Did you find this article helpful? What are your experiences with CV algorithms? We’d love to hear from you at [email protected] or in the comments section below.

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18 thoughts on “6 ways to beat CV algorithms

  1. Avatar
    Elaine Quinn on Reply

    Very useful
    It would be helpful to show include some layout with headings examples
    And some suggestions for some of the bullet points you describe eg font, size, etc

  2. Avatar
    John L on Reply

    Yes … really good. Having made all the mistakes this writer identifies – over several decades – I can vouch for what is said here.

  3. Avatar
    Lois Lucambe on Reply

    Excellent article! I’ve never even heard of algorithms with regards to selecting and rejecting CVs. The difference between futile CV would never sees the light of day, the 75%, and the 25% that receives the human touch!

  4. Avatar
    Caroline on Reply

    Helpful if you have experience to put on your cv but what about young people who have left school after finishing their A Levels and have no experience to put on a cv how do they get past the algorithms and into human hands, my son left school 2 years ago and has still found work it’s so depressing he has sent his cv off for many jobs and has had a number of telephone interviews and about 8 face to face interviews but hasn’t had any luck and now with the current job market due to coronavirus I worry even more about him ever getting a job

  5. Avatar
    Sarah on Reply

    Thank you. I wasn’t aware of this. Even though I’ve updated my CV I shall be looking again using these tips and links to your template.

  6. Avatar
    Shirley Price on Reply

    I’ve read quite a few websites on how to build a CV and felt they all contradict each other. Some say use words like ‘Driven’ ‘Motivated’ etc. Others say don’t use obvious words because they are used far too often in CVs. But now I understand why there is a need for those cheesy words.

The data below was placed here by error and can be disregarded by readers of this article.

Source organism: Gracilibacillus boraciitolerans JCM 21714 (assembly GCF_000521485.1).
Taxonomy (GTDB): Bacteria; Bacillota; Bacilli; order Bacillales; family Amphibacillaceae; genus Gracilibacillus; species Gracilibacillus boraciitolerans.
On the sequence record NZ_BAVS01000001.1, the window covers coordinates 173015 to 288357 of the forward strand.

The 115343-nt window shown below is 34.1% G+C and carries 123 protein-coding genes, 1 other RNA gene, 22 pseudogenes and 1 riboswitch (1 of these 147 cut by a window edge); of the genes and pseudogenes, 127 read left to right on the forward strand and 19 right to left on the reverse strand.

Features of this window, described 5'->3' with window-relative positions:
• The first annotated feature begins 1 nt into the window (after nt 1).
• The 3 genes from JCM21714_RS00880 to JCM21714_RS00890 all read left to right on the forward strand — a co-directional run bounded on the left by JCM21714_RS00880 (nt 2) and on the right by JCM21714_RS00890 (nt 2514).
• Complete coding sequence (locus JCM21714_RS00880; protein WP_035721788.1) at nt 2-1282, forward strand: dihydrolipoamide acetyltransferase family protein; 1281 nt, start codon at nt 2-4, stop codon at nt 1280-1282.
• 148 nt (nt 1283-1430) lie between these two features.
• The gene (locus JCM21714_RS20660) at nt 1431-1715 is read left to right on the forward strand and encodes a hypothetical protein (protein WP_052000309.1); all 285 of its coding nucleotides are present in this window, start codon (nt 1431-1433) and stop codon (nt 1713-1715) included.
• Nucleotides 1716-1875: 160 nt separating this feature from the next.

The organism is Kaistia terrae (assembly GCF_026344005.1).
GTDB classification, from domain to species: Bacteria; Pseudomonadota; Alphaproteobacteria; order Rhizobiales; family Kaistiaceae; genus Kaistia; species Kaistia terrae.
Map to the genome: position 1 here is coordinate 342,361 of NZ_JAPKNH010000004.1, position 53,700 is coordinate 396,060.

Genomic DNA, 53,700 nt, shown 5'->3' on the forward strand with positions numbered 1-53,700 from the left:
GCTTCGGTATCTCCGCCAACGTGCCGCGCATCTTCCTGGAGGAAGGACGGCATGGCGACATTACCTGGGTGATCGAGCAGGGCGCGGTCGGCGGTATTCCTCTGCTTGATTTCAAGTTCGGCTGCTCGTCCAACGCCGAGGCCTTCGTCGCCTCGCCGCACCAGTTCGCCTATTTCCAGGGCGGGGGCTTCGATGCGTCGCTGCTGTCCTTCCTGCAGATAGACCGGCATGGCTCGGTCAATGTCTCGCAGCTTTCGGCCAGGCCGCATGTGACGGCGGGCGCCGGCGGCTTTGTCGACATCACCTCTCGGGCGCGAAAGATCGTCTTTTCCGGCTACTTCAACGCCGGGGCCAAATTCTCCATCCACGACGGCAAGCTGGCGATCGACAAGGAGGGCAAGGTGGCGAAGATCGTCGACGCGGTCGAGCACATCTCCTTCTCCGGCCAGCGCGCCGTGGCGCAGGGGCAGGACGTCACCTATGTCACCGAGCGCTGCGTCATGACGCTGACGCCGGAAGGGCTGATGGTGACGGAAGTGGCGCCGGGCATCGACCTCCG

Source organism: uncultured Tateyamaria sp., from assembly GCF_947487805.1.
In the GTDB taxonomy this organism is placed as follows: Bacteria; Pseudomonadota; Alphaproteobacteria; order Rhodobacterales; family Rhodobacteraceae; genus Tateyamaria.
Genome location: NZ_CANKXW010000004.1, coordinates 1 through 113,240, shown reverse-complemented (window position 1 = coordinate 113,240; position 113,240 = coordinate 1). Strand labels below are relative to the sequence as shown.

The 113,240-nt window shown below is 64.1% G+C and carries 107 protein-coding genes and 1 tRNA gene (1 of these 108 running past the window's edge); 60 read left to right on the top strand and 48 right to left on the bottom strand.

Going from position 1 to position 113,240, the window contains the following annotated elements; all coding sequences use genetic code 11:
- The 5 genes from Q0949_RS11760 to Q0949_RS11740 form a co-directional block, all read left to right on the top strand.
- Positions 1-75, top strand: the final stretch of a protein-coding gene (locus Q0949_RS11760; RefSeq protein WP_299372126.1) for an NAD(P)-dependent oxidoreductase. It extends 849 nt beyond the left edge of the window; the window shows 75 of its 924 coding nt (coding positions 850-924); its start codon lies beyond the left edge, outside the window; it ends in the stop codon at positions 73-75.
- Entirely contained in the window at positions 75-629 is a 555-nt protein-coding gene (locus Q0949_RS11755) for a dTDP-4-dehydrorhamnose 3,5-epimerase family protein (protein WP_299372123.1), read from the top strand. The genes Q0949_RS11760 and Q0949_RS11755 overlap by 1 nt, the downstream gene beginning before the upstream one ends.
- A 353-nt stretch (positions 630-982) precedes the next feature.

7. Avatar
    Terry Iddenden on Reply

    I have fallen foul of these algorithms too. Highly frustrating and does the employer actually get the right candidate in the end? I have almost given up, having sent my Cv out countless times only to receive the standard ‘Computer says No!’ response. I would love the opportunity to sit in front of a human being and be judged, rather than by a machine!

  8. Avatar
    Linda Sutcliffe on Reply

    As a retired Recruiter its useful to understand how technology is being used in recruitment today and the above is very useful as I’m thinking about offering CV support myself.

  9. Avatar
    Gill Adamson on Reply

    A great article very good indeed , have used tips in my CV . And l have two interviews a head of me tomorrow. Thank you very much.

  10. Avatar
    Mary on Reply

    Great advice, thankyou.
    The prep for interview is perfect and will give you a a big advantage.
    Good luck to everyone 💪🖒 you can do it!!

  11. Avatar
    Jessica on Reply

    Very interesting and informative article!
    One thing it doesn’t mention -which I have recently discovered – is the way in which these algorithms pick up these “key words” then distort your experience.
    For example:
    I have spent many years in Sales Administration and one of my responsibilities was raising sales invoices. Realistically this involved little more than selecting the appropriate element of the computer system we used and a few mouse clicks.
    On my CV, saying “keeping customer updated on their orders, from receipt through to completion and raising despatch paperwork, invoices etc.” I am providing a simple explanation of one element of my role.
    HOWEVER, these supposedly clever algorithms pick up on “Despatch” and “Invoices” translating “Despatch” to “Logistics” and “Invoices” to “Book keeping.”
    They then search their databases for matching vacancies. Having been involved in logistics, I can (allegedly) plan loads, drop-off routes and even drive a fork-lift truck! As I am an experienced book keeper, I should respond to an advertisement for a Finance Managers or Cost Accountants!